Eimeria ferreirai Oliveira and Berto,

Oliveira, Mariana S., Genovez-Oliveira, Jhon Lennon, Ortúzar-Ferreira, Carlos Nei, Maronezi, Carla, Thode-Filho, Sergio, Cardozo, 2020, Eimeria ferreirai n. sp. (Chromista: Miozoa: Eimeriidae) from doves Leptotila spp (Columbiformes: Columbidae) from Brazil, Zootaxa 4821 (1), pp. 148-160: 150-152

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Eimeria ferreirai Oliveira and Berto

n. sp.

Eimeria ferreirai Oliveira and Berto  n. sp.

Type host: White-tipped dove Leptotila verreauxi Bonaparte, 1855  ( Aves  : Columbiformes  : Columbidae  ).

Other host: Grey-fronted doves Leptotila rufaxilla (Richard & Bernard, 1792)  ( Aves  : Columbiformes  : Columbidae  ).

Type locality: Itatiaia National Park (22°27’40”S, 44°35’31”W), Southeastern BrazilGoogleMaps  .

Other localities: Serra dos Órgãos National Park   GoogleMaps (22°31’10”S, 43°00’36”W) and Pinheiral (22°31’37’’S, 43°59’45’’W), also from Southeastern Brazil.

Type-material: Photosyntypes, line drawing and oocysts recovered from L. verreauxi  in 2.5% K 2 Cr 2 O 7 solution ( Williams et al. 2010) are deposited at the Museu de Zoologia at the Universidade Federal Rural do Rio de Janeiro, Brazil, under accession number MZURPTZ2019016. Photomicrographs are also deposited and available (http://r1.ufrrj.br/labicoc/colecao.html) in the Parasitology Collection of the Laboratório de Biologia de Coccídios, at UFRRJ, under repository number P-99/2019. Photographs of the type-host specimen (symbiotype) are deposited in the same collection  .

Representative DNA sequence: One representative COI sequence was deposited in the GenBank database under the accession number MN 326301View Materials.

ZooBank registration: To comply with the regulations set out in article 8.5 of the amended 2012 version of the International Code of Zoological Nomenclature ( ICZN, 2012), details of the new species have been submitted to ZooBank. The Life Science Identifier ( LSID) for E. ferreirai  is urn:lsid:zoobank.org:act:04C29620-AF5E-4C8DBF5D-5B9D31572122 .

Site of infection: Unknown.

Prevalence: 70% (7/10) overall; 78% (7/9) for L. verreauxi  ; and 100% (1/1) for L. rufaxilla  .

Sporulation: Exogenous. All oocysts were passed in the feces unsporulated and were fully sporulated by day 7 in K 2 Cr 2 O 7 solution at room temperature (20–25°C).

Etymology: The specific name is derived from the family name of a Brazilian ornithologist Dr Ildemar Ferreira, given in his honor for his contribution to the study of ecology and parasitology of birds.

Description ( Figs 1View FIGURE 1; 2View FIGURE 2 A–F)

Oocyst (n = 22) sub-spherical to ellipsoidal, 19−25 × 16−21 (21.4 × 18.8); length/width (L/W) ratio 1.0−1.4 (1.15). Wall bi-layered, delicate, 1.3−1.9 (1.6) thick, outer layer smooth, c. 2/3 of total thickness. Micropyle present, but barely discernible in some oocysts, 3.0−4.0 (3.5) wide. A delicate micropyle cap was observed in few oocysts. Oocyst residuum absent, but 1 or 2 rounded polar granules are present. Sporocyst elongate ovoidal to boomerangshaped, 12−15 × 6−8 (13.4 × 6.9); L/W ratio 1.8−2.2 (1.95). Stieda body present, triangular to lozengal, 1.0 high × 1.5 wide. Sub-Stieda and Para-Stieda bodies absent. Sporocyst residuum present, consisting of granules of different sizes. Sporozoites vermiform, with a posterior refractile body and a central nucleus.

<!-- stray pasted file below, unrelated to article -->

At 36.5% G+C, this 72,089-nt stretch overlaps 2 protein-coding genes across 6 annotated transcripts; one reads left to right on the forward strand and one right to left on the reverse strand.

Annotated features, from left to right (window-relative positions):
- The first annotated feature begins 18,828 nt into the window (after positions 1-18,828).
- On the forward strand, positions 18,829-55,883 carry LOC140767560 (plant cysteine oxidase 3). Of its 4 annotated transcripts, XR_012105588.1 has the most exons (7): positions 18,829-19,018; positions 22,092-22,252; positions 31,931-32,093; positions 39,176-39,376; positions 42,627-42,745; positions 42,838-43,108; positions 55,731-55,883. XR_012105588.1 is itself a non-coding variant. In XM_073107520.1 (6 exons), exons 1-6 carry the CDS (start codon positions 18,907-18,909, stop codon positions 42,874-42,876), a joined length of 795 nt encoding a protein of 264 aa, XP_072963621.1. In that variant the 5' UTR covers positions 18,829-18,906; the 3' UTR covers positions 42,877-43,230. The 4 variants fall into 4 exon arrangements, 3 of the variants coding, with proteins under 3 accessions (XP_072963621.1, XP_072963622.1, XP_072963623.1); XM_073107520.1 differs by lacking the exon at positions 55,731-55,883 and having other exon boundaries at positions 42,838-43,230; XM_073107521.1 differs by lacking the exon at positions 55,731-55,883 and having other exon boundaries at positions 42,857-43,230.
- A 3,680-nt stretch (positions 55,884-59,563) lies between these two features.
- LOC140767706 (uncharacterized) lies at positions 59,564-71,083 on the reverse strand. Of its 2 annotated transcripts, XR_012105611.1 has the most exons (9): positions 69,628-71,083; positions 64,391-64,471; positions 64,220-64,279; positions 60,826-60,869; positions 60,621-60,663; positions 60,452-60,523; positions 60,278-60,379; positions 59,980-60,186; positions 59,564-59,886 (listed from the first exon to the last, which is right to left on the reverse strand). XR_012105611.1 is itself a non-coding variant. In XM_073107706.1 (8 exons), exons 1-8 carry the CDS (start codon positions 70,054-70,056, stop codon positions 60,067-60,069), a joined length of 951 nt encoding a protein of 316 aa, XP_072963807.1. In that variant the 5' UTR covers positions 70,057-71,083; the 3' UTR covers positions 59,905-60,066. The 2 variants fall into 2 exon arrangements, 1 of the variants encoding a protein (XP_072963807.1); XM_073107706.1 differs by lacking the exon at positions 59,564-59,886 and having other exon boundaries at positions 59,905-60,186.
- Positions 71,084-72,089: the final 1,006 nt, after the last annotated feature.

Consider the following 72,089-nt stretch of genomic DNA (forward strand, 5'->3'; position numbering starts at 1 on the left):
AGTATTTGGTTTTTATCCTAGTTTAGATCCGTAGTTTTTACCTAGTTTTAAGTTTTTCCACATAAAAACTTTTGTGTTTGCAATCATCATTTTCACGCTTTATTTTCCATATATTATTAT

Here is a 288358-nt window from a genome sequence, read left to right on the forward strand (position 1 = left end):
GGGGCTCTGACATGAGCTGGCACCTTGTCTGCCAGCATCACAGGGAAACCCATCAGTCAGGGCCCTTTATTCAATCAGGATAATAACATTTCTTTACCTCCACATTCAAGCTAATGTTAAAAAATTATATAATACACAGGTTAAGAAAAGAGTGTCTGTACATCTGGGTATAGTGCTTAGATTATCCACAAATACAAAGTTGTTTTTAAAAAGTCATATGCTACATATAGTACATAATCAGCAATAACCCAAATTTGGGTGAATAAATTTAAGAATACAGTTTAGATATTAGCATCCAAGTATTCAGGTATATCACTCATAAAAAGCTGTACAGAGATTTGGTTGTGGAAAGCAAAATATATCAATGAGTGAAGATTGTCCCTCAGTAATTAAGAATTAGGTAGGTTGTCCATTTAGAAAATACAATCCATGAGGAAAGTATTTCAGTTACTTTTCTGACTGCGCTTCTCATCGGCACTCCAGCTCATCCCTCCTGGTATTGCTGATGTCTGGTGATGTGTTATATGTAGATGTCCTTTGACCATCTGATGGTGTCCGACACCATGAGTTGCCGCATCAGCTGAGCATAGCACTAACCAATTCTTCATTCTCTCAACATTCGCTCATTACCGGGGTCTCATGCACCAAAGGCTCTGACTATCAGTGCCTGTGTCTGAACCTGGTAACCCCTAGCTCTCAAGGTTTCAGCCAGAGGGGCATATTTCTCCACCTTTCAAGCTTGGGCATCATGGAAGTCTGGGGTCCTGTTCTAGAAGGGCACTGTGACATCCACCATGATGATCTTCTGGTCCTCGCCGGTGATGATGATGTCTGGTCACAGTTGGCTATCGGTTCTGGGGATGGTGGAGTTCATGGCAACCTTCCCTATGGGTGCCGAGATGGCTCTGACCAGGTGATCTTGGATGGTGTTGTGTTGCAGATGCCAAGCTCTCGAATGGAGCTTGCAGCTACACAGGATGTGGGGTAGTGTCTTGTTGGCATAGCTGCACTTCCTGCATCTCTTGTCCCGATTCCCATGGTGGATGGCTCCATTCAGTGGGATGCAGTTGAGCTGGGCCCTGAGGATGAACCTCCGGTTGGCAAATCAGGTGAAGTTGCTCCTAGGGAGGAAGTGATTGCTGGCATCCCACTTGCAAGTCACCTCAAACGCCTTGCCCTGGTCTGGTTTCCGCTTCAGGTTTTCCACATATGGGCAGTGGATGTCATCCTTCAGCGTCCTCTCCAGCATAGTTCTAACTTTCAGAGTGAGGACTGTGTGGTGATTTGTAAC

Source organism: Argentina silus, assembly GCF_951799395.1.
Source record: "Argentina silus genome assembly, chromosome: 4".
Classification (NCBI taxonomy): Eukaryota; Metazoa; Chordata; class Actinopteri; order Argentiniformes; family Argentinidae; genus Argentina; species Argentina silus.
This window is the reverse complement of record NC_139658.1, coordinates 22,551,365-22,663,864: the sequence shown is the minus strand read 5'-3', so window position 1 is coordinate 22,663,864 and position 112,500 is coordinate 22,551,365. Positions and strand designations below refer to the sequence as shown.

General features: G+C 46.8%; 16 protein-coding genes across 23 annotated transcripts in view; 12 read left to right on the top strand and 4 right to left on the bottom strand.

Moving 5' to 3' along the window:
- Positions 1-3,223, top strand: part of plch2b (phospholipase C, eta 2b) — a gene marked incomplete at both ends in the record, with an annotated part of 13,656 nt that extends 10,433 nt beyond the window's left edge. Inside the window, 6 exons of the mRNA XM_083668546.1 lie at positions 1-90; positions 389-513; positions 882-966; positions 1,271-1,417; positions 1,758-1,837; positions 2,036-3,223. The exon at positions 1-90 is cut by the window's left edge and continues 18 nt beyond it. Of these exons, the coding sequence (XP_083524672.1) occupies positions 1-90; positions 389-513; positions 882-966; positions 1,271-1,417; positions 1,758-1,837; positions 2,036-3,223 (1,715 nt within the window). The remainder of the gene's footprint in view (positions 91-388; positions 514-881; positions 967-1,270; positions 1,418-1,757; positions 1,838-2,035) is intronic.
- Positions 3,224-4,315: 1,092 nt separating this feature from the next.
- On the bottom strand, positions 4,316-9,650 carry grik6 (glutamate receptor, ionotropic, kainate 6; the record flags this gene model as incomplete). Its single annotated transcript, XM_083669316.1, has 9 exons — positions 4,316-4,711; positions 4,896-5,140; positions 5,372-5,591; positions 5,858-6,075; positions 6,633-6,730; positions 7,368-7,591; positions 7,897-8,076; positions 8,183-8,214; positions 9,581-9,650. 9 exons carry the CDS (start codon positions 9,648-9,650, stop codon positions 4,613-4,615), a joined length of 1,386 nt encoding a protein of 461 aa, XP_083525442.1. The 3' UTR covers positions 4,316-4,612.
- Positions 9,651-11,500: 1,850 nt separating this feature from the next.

Remarks: Eimeria ferreirai  is different from other coccidian species of Columbidae  on in a few aspects ( Table 1). In fact, there are few characteristic features, often barely detailed, that differentiate some Eimeria  spp. from Columbiformes ( Ortuzar-Ferreira et al. 2020)  , such as Eimeria labbeana (Labbe, 1896) Pinto, 1928  , Eimeria columbarum Nieschulz, 1935  , Eimeria columbae Mitra and Das Gupta, 1937  , Eimeria curvata Adriano, Thyssen and Cordeiro, 2000  , Eimeria janovyi Bandyopadhyay, Bhakta and Shukla, 2006  , Eimeria columbapalumbi Jamriška and Modrý, 2012  and Eimeria  sp. of Yang et al. (2016), which are very similar morphologically and morphometrically, and have ecological compatibility. The presence of micropyle and micropyle cap differentiates E. ferreirai  from all other Eimeria  spp.; however, failure to observe this characteristic feature approximates Eimeria  sp. of Yang et al. (2016) of E. ferreirai  . In this sense, sequencing of the COI gene was performed to complement the identification of E. ferreirai  and differentiate it from Eimeria  sp. of Yang et al. (2016), which was also molecularly identified by the COI gene.

Phylogenetic analysis: DNA amplification of the oocysts of E. ferreirai  recovered from a L. verreauxi  from Itatiaia National Park showed a clear band of ~250 bp. Phylogenetic analysis included 20 sequences for Eimeriidae  species available on GenBank ( Fig. 3View FIGURE 3). Toxoplasma gondii (Nicolle and Manceaux, 1908)  was used as the outgroup. Eimeria ferreirai  had the maximum similarity of only 94.9% with Eimeria purpureicephali Yang, Brice and Ryan (2016)  ( KU140598View Materials), which is a coccidian parasite of red-capped parrots Purpureicephalus spurius (Kuhl, 1820) (Yang et al. 2016)  . Thus, E. ferreirai  sat isolated in the cladogram, between clades with Eimeria  spp. from Psittaciformes  and Galliformes, in addition to an Eimeria  sp. from house mice Mus musculus Linnaeus, 1758  ( MH777502View Materials), which must be a pseudoparasite ( Trefancová et al. 2019). Similarity to other Eimeria  spp. from Columbiformes  was low, of 93.5% with Eimeria  sp. of Yang et al. (2016) ( KT305929View Materials), of 90.9% with Eimeria columbinae  OrtúzarFerreira and Berto, 2019 ( MN082528View Materials) (Ortúzar-Ferreira et al. 2019) and 93.5% with an Eimeria  sp. from pigeons ( MF496271View Materials) which is deposited in GenBank, but yet unpublished.


Museu Nacional, Universidade Federal do Rio de Janeiro